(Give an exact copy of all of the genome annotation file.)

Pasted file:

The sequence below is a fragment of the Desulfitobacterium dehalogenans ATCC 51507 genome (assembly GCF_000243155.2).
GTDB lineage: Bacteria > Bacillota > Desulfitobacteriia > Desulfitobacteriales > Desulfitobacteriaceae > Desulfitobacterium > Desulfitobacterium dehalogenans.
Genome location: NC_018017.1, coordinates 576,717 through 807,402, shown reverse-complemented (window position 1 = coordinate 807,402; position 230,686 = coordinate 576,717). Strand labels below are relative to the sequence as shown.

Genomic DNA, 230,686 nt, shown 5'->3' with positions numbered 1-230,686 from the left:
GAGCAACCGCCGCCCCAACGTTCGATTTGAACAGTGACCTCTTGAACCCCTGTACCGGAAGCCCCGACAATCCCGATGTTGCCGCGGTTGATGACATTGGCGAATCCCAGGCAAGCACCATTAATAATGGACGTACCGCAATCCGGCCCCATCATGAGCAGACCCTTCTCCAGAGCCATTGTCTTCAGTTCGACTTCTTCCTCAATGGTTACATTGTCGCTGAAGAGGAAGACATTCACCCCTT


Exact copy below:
The sequence below is a fragment of the Desulfitobacterium dehalogenans ATCC 51507 genome (assembly GCF_000243155.2).
GTDB lineage: Bacteria > Bacillota > Desulfitobacteriia > Desulfitobacteriales > Desulfitobacteriaceae > Desulfitobacterium > Desulfitobacterium dehalogenans.
Genome location: NC_018017.1, coordinates 576,717 through 807,402, shown reverse-complemented (window position 1 = coordinate 807,402; position 230,686 = coordinate 576,717). Strand labels below are relative to the sequence as shown.

Genomic DNA, 230,686 nt, shown 5'->3' with positions numbered 1-230,686 from the left:
GAGCAACCGCCGCCCCAACGTTCGATTTGAACAGTGACCTCTTGAACCCCTGTACCGGAAGCCCCGACAATCCCGATGTTGCCGCGGTTGATGACATTGGCGAATCCCAGGCAAGCACCATTAATAATGGACGTACCGCAATCCGGCCCCATCATGAGCAGACCCTTCTCCAGAGCCATTGTCTTCAGTTCGACTTCTTCCTCAATGGTTACATTGTCGCTGAAGAGGAAGACATTCACCCCTT